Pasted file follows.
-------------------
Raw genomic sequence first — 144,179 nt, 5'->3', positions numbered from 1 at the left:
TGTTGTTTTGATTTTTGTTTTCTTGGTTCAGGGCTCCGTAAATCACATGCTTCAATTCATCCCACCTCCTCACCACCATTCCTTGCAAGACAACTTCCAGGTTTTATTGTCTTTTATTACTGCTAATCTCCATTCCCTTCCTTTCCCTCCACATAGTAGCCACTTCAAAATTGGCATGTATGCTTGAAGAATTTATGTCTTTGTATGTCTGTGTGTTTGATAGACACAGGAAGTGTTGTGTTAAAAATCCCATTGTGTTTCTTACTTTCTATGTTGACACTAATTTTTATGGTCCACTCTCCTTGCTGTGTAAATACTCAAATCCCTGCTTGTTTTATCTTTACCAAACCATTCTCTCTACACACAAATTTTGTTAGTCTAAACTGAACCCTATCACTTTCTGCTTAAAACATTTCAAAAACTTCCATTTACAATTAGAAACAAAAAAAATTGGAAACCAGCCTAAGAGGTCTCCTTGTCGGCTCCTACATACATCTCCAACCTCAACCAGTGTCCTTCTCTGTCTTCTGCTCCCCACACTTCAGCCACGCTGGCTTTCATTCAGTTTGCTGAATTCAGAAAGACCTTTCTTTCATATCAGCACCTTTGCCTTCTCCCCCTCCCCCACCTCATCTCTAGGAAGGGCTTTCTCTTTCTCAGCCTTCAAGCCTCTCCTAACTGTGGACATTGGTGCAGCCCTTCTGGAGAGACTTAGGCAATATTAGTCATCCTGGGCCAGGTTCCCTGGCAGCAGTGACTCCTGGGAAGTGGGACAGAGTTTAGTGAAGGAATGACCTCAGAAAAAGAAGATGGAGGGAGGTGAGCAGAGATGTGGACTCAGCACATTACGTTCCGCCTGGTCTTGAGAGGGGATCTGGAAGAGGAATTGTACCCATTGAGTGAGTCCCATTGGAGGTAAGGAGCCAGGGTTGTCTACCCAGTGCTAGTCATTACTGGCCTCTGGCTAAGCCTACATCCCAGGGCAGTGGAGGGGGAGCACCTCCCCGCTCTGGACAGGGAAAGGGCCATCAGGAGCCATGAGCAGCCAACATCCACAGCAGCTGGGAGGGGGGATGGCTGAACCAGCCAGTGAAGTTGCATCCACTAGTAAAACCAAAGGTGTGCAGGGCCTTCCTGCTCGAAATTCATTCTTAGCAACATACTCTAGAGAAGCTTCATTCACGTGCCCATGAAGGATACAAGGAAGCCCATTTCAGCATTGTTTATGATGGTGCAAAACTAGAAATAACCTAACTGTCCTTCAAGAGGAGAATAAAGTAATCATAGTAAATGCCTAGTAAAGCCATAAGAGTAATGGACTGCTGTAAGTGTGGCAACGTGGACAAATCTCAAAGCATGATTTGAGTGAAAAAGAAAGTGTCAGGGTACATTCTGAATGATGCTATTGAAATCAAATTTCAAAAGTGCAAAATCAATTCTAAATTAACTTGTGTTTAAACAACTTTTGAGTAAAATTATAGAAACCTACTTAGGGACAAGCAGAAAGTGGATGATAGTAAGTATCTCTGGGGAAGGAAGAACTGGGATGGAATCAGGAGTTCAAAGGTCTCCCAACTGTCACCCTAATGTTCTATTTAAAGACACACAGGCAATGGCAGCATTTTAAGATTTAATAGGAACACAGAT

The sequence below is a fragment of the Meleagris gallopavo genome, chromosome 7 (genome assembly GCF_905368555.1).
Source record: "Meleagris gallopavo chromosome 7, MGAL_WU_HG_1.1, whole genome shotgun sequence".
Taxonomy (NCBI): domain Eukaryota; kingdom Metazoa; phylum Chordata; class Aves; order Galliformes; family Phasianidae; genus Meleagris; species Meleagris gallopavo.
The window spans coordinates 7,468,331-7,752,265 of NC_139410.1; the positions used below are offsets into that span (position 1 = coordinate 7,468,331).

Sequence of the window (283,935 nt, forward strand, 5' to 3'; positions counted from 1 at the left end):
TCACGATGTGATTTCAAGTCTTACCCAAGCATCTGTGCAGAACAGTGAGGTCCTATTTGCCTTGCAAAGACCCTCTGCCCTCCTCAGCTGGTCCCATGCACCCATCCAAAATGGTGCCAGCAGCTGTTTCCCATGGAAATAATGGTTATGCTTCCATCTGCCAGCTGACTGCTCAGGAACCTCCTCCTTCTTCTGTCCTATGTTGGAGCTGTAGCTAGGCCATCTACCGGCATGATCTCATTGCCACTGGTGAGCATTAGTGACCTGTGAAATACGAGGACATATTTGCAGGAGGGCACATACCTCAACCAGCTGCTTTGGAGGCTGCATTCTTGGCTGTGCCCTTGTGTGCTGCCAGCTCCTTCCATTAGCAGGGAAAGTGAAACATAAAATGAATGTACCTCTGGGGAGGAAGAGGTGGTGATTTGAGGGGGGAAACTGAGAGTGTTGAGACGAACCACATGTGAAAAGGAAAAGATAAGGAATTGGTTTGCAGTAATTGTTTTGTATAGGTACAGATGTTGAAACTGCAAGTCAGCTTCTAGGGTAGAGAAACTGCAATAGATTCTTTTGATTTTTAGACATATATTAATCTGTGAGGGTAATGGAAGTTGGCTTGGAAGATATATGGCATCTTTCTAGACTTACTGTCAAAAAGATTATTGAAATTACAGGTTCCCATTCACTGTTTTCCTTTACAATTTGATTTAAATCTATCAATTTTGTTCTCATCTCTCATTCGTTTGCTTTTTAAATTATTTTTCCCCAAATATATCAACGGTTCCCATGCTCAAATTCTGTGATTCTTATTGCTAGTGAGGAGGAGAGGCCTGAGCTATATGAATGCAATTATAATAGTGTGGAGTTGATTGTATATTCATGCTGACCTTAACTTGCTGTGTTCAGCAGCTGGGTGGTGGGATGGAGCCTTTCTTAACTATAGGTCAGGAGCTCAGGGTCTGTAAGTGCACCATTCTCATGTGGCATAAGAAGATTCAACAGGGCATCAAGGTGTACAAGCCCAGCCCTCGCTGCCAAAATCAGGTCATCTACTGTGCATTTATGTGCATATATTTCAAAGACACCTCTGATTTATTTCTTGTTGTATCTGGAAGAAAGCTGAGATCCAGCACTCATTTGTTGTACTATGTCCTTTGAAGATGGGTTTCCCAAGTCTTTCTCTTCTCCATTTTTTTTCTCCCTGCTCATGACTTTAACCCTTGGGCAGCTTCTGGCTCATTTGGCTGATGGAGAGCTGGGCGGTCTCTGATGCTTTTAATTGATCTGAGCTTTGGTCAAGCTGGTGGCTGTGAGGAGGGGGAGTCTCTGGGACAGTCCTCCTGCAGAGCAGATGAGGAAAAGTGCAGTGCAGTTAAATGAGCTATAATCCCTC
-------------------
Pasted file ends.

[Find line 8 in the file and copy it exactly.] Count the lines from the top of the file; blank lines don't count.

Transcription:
TCACGATGTGATTTCAAGTCTTACCCAAGCATCTGTGCAGAACAGTGAGGTCCTATTTGCCTTGCAAAGACCCTCTGCCCTCCTCAGCTGGTCCCATGCACCCATCCAAAATGGTGCCAGCAGCTGTTTCCCATGGAAATAATGGTTATGCTTCCATCTGCCAGCTGACTGCTCAGGAACCTCCTCCTTCTTCTGTCCTATGTTGGAGCTGTAGCTAGGCCATCTACCGGCATGATCTCATTGCCACTGGTGAGCATTAGTGACCTGTGAAATACGAGGACATATTTGCAGGAGGGCACATACCTCAACCAGCTGCTTTGGAGGCTGCATTCTTGGCTGTGCCCTTGTGTGCTGCCAGCTCCTTCCATTAGCAGGGAAAGTGAAACATAAAATGAATGTACCTCTGGGGAGGAAGAGGTGGTGATTTGAGGGGGGAAACTGAGAGTGTTGAGACGAACCACATGTGAAAAGGAAAAGATAAGGAATTGGTTTGCAGTAATTGTTTTGTATAGGTACAGATGTTGAAACTGCAAGTCAGCTTCTAGGGTAGAGAAACTGCAATAGATTCTTTTGATTTTTAGACATATATTAATCTGTGAGGGTAATGGAAGTTGGCTTGGAAGATATATGGCATCTTTCTAGACTTACTGTCAAAAAGATTATTGAAATTACAGGTTCCCATTCACTGTTTTCCTTTACAATTTGATTTAAATCTATCAATTTTGTTCTCATCTCTCATTCGTTTGCTTTTTAAATTATTTTTCCCCAAATATATCAACGGTTCCCATGCTCAAATTCTGTGATTCTTATTGCTAGTGAGGAGGAGAGGCCTGAGCTATATGAATGCAATTATAATAGTGTGGAGTTGATTGTATATTCATGCTGACCTTAACTTGCTGTGTTCAGCAGCTGGGTGGTGGGATGGAGCCTTTCTTAACTATAGGTCAGGAGCTCAGGGTCTGTAAGTGCACCATTCTCATGTGGCATAAGAAGATTCAACAGGGCATCAAGGTGTACAAGCCCAGCCCTCGCTGCCAAAATCAGGTCATCTACTGTGCATTTATGTGCATATATTTCAAAGACACCTCTGATTTATTTCTTGTTGTATCTGGAAGAAAGCTGAGATCCAGCACTCATTTGTTGTACTATGTCCTTTGAAGATGGGTTTCCCAAGTCTTTCTCTTCTCCATTTTTTTTCTCCCTGCTCATGACTTTAACCCTTGGGCAGCTTCTGGCTCATTTGGCTGATGGAGAGCTGGGCGGTCTCTGATGCTTTTAATTGATCTGAGCTTTGGTCAAGCTGGTGGCTGTGAGGAGGGGGAGTCTCTGGGACAGTCCTCCTGCAGAGCAGATGAGGAAAAGTGCAGTGCAGTTAAATGAGCTATAATCCCTC